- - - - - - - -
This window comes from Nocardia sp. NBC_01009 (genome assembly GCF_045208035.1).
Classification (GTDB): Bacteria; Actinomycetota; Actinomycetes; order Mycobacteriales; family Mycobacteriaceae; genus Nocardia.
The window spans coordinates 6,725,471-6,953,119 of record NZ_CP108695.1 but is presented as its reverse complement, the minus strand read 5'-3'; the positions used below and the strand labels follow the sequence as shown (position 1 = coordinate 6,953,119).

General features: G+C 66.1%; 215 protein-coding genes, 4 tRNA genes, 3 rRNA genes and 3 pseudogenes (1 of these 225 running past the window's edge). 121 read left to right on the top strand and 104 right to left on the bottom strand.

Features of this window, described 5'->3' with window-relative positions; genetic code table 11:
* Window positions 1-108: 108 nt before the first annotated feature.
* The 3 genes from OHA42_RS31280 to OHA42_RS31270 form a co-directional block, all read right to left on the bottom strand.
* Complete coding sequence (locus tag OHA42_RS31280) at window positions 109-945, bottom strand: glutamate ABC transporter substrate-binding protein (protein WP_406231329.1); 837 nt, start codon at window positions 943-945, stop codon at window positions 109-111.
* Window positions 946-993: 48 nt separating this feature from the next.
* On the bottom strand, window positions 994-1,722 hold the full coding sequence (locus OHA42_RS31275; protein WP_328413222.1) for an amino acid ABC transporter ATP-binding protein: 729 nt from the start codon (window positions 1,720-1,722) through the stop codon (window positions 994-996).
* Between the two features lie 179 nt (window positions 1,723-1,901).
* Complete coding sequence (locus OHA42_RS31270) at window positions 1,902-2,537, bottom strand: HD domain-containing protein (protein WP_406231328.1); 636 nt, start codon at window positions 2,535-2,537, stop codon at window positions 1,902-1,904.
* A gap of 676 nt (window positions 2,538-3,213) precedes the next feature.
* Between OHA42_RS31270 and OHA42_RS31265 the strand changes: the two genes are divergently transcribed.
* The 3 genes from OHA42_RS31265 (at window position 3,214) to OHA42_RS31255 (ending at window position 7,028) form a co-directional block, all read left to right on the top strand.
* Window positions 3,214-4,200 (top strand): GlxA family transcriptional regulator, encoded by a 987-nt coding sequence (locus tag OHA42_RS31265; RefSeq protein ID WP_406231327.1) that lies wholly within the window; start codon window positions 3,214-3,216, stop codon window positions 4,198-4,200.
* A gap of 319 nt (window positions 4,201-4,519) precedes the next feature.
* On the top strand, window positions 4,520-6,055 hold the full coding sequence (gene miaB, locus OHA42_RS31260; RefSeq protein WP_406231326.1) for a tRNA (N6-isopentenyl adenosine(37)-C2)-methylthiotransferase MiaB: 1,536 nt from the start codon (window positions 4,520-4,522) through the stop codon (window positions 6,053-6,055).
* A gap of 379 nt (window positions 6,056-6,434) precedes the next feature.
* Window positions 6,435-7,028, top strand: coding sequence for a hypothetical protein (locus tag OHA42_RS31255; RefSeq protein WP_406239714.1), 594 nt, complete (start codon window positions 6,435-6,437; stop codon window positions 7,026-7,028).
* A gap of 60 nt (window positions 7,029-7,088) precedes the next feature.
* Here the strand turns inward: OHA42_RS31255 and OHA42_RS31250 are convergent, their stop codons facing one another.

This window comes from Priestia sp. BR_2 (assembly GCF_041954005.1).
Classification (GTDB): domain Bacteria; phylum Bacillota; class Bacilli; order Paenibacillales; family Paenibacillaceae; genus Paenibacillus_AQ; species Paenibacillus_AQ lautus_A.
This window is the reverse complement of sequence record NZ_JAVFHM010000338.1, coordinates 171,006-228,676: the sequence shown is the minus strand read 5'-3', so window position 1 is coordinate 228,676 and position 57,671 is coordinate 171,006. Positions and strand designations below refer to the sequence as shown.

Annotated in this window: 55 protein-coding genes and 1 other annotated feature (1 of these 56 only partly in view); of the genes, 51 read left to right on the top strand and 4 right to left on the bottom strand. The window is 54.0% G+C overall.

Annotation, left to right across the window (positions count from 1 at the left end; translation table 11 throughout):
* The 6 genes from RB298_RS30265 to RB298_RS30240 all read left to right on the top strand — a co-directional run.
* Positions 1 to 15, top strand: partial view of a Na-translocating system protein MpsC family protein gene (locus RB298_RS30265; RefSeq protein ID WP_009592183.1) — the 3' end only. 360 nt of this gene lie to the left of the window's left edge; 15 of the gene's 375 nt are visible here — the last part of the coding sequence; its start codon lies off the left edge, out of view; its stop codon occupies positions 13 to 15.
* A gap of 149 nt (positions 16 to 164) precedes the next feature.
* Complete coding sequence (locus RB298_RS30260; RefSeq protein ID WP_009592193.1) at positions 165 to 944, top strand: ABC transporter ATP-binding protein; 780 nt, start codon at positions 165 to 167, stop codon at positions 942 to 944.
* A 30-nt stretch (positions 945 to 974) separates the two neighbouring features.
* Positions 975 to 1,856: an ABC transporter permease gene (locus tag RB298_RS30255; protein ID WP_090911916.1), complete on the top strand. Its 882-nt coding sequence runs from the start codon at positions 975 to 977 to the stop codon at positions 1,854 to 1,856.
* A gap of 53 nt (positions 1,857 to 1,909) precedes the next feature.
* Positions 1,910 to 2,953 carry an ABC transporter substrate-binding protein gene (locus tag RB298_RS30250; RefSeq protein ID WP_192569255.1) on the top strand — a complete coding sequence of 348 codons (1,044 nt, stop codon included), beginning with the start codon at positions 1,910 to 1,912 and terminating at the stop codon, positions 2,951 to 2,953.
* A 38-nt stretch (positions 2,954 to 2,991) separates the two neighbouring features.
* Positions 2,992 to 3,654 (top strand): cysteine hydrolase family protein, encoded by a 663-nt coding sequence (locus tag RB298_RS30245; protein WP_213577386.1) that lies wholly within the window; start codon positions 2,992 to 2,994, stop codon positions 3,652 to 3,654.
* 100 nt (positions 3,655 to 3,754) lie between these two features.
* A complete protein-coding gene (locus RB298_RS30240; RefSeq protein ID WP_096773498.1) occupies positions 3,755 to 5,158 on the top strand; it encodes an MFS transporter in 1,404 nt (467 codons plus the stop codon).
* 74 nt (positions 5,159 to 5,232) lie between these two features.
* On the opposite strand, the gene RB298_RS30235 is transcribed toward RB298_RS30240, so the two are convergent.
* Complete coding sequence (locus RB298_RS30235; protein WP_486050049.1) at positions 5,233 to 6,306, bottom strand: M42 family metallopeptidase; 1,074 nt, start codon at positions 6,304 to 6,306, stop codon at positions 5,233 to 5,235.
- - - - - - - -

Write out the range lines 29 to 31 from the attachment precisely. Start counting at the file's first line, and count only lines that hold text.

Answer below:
* Positions 1 to 15, top strand: partial view of a Na-translocating system protein MpsC family protein gene (locus RB298_RS30265; RefSeq protein ID WP_009592183.1) — the 3' end only. 360 nt of this gene lie to the left of the window's left edge; 15 of the gene's 375 nt are visible here — the last part of the coding sequence; its start codon lies off the left edge, out of view; its stop codon occupies positions 13 to 15.
* A gap of 149 nt (positions 16 to 164) precedes the next feature.
* Complete coding sequence (locus RB298_RS30260; RefSeq protein ID WP_009592193.1) at positions 165 to 944, top strand: ABC transporter ATP-binding protein; 780 nt, start codon at positions 165 to 167, stop codon at positions 942 to 944.